The most effective way to change your behavior for the better is to work in tandem with your unconscious mind.
It’s the end of January. How many of us made New Year’s resolutions this year, but have already broken them? Maybe we told ourselves we’ll exercise more, or spend more time with our children, or not get so angry all the time. But we’re no closer to these goals than we were before.
It turns out that part of the problem is the way we make these resolutions: They rely on our conscious decision-making processes. We just set a good intention to do things differently, and we leave it at that. But experience should tell us that good intentions are often not enough.
In my new book, Before You Know It, I present all the ways our personal ship of good intentions can get blown off course by the powerful unconscious motivations and environmental cues that also influence what we do. Because we are not aware of these unconscious influences, we do nothing to counteract them. Yet they are like the currents and winds that affect a ship’s course just as much as the captain’s rudder. Ignore them, and you may drift further out to sea—or crash into the rocks.
The first question to ask yourself when a resolution is failing is: Do I really want to change? If you are honest with yourself, maybe down deep you actually want to keep drinking, or overeating, or not exercising. And those “wants” are going to override the good intentions of your resolutions.
There was a famous experiment done at Princeton many years ago with divinity students—highly moral and compassionate individuals. They were supposed to give a sermon in their next class, but the experimenters intentionally made them late; they had to hurry to be on time. Along the way, a person lay in distress in the hallway, but the late students rushed right by and didn’t help. Their goal to get to the next class on time overrode their own personal values, and they failed to act on those values and help the person in need. Ironically, the topic of the sermon they were to deliver was the Good Samaritan parable from the Bible.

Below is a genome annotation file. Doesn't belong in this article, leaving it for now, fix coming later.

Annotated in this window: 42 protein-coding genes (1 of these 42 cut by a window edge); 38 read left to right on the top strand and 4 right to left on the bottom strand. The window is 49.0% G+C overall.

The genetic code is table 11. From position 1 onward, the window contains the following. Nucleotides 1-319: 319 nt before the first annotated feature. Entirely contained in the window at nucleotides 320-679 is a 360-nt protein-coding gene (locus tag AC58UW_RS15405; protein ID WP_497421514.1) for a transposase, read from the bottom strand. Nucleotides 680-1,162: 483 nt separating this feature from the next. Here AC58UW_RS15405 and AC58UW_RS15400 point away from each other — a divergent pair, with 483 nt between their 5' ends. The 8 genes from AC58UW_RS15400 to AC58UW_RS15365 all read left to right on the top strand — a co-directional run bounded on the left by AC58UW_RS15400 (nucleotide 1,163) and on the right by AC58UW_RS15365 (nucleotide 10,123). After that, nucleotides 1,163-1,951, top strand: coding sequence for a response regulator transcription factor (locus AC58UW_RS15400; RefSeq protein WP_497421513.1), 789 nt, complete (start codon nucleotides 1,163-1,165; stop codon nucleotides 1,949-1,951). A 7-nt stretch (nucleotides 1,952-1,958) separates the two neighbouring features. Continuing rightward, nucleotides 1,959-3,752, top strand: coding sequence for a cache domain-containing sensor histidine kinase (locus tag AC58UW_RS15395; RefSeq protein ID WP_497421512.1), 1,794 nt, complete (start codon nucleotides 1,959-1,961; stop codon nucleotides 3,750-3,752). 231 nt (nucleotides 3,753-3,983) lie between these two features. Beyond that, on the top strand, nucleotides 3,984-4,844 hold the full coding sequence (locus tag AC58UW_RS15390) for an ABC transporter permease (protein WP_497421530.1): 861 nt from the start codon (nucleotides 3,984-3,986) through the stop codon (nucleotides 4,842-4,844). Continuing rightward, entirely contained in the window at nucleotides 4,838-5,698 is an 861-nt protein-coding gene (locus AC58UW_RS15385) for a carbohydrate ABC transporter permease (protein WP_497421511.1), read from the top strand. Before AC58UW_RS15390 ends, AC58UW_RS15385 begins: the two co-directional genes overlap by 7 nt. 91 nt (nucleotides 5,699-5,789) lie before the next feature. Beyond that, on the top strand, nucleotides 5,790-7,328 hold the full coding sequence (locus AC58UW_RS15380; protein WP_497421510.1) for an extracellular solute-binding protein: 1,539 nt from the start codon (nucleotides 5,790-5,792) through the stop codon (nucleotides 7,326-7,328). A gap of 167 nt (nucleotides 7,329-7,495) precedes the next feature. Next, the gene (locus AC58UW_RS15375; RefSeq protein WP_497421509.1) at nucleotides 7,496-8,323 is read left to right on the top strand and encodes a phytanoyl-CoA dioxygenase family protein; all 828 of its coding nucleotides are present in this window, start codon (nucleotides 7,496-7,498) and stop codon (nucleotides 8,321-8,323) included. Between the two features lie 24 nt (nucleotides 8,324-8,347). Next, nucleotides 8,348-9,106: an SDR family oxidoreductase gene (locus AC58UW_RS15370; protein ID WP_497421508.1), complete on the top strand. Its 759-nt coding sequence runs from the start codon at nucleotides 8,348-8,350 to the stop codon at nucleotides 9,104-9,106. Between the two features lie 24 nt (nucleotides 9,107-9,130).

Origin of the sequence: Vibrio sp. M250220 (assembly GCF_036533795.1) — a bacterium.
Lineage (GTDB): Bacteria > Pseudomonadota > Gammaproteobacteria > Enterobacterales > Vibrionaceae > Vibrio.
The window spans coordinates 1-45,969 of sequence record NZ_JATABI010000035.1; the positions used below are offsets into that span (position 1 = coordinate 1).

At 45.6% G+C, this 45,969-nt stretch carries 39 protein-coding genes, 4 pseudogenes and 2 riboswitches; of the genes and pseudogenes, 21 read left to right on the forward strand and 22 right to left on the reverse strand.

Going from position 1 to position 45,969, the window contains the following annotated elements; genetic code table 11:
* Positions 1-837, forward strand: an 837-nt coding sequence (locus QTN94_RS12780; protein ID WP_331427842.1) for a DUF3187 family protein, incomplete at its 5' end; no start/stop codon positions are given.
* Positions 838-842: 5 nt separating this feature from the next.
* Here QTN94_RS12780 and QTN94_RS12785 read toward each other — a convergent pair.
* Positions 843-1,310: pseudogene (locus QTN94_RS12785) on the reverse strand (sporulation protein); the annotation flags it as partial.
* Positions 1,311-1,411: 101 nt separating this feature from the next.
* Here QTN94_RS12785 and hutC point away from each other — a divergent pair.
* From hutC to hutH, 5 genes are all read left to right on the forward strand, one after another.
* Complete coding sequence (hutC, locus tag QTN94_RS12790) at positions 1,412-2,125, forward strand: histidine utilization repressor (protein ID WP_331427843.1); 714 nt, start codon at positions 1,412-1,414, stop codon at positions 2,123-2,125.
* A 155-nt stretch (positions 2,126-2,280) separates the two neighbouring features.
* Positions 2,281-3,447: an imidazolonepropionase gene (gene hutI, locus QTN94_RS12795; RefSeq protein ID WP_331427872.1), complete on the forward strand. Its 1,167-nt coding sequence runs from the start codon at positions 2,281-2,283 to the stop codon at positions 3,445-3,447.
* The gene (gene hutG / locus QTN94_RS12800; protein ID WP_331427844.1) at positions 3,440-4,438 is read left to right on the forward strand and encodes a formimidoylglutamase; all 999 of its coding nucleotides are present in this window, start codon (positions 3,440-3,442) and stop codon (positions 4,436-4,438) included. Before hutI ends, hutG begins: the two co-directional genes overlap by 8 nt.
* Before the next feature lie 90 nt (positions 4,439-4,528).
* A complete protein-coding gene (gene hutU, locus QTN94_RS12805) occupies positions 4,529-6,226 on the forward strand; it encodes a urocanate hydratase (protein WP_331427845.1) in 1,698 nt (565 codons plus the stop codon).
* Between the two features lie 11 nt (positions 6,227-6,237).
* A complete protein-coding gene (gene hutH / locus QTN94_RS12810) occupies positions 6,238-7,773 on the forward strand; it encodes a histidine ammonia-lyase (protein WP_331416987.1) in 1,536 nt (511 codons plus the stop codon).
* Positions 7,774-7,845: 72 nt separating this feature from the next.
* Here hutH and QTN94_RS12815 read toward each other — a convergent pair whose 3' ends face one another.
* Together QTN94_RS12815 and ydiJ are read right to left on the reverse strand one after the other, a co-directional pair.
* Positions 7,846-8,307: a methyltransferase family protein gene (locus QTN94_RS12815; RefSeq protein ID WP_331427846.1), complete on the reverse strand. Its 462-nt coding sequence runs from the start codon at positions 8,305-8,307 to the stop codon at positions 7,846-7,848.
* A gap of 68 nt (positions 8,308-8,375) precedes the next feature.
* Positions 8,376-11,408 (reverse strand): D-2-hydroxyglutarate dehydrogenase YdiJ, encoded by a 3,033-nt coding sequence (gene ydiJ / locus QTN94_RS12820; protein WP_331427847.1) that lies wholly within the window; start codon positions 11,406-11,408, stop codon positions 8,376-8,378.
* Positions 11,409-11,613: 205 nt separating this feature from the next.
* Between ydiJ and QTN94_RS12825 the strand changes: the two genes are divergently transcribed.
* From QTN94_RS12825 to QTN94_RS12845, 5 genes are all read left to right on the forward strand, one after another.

The same thing can happen to you and me. Despite our values and intentions, we may have some other goal that conflicts with our new resolution. And if our resolution is something that, down deep, we don’t really want to change, our conscious mind is very adept at coming up with convenient excuses and rationalizations. “Hey, I’ll start that new diet tomorrow.” And then that tomorrow never comes.
So ask yourself if you are truly committed to change. Only if the answer is “yes” can you overcome those powerful winds and currents that can drive you off course.
Another surprisingly powerful influence on what we do comes from environmental cues that trigger behaviors unconsciously, without our realizing it. The behavior of others, for example, is quite contagious, and we can “catch” it through our daily contact with other people and even through social media. To read more from John Bargh, click here.